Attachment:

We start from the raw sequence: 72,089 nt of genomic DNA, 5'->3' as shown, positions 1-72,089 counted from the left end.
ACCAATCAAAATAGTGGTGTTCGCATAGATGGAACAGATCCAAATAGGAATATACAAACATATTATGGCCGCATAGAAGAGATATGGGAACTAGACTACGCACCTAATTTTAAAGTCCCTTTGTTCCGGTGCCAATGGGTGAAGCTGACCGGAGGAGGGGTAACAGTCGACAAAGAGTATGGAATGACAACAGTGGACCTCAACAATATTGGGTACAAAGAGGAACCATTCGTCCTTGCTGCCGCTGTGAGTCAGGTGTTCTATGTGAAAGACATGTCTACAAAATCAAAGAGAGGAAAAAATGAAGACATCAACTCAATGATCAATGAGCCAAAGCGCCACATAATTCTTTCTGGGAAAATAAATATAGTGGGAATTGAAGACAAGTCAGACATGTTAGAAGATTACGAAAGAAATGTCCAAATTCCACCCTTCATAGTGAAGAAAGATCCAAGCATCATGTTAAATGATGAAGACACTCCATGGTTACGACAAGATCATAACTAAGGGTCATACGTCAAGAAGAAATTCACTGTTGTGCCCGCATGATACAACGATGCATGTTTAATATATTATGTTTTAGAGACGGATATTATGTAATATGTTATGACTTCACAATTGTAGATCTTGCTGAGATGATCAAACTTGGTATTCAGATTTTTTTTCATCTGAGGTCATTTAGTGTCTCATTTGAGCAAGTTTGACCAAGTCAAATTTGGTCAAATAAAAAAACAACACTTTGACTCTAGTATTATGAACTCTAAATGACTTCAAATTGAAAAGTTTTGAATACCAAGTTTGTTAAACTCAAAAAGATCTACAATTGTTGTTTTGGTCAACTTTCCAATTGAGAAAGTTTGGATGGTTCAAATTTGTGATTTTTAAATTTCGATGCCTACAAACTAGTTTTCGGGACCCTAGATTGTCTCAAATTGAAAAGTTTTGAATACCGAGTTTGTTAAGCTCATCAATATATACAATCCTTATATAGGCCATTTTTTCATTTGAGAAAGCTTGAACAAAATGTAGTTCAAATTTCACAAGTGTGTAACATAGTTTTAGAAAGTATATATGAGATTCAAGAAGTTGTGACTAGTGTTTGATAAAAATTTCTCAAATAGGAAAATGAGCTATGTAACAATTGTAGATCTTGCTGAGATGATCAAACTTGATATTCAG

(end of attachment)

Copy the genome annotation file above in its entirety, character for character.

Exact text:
We start from the raw sequence: 72,089 nt of genomic DNA, 5'->3' as shown, positions 1-72,089 counted from the left end.
ACCAATCAAAATAGTGGTGTTCGCATAGATGGAACAGATCCAAATAGGAATATACAAACATATTATGGCCGCATAGAAGAGATATGGGAACTAGACTACGCACCTAATTTTAAAGTCCCTTTGTTCCGGTGCCAATGGGTGAAGCTGACCGGAGGAGGGGTAACAGTCGACAAAGAGTATGGAATGACAACAGTGGACCTCAACAATATTGGGTACAAAGAGGAACCATTCGTCCTTGCTGCCGCTGTGAGTCAGGTGTTCTATGTGAAAGACATGTCTACAAAATCAAAGAGAGGAAAAAATGAAGACATCAACTCAATGATCAATGAGCCAAAGCGCCACATAATTCTTTCTGGGAAAATAAATATAGTGGGAATTGAAGACAAGTCAGACATGTTAGAAGATTACGAAAGAAATGTCCAAATTCCACCCTTCATAGTGAAGAAAGATCCAAGCATCATGTTAAATGATGAAGACACTCCATGGTTACGACAAGATCATAACTAAGGGTCATACGTCAAGAAGAAATTCACTGTTGTGCCCGCATGATACAACGATGCATGTTTAATATATTATGTTTTAGAGACGGATATTATGTAATATGTTATGACTTCACAATTGTAGATCTTGCTGAGATGATCAAACTTGGTATTCAGATTTTTTTTCATCTGAGGTCATTTAGTGTCTCATTTGAGCAAGTTTGACCAAGTCAAATTTGGTCAAATAAAAAAACAACACTTTGACTCTAGTATTATGAACTCTAAATGACTTCAAATTGAAAAGTTTTGAATACCAAGTTTGTTAAACTCAAAAAGATCTACAATTGTTGTTTTGGTCAACTTTCCAATTGAGAAAGTTTGGATGGTTCAAATTTGTGATTTTTAAATTTCGATGCCTACAAACTAGTTTTCGGGACCCTAGATTGTCTCAAATTGAAAAGTTTTGAATACCGAGTTTGTTAAGCTCATCAATATATACAATCCTTATATAGGCCATTTTTTCATTTGAGAAAGCTTGAACAAAATGTAGTTCAAATTTCACAAGTGTGTAACATAGTTTTAGAAAGTATATATGAGATTCAAGAAGTTGTGACTAGTGTTTGATAAAAATTTCTCAAATAGGAAAATGAGCTATGTAACAATTGTAGATCTTGCTGAGATGATCAAACTTGATATTCAG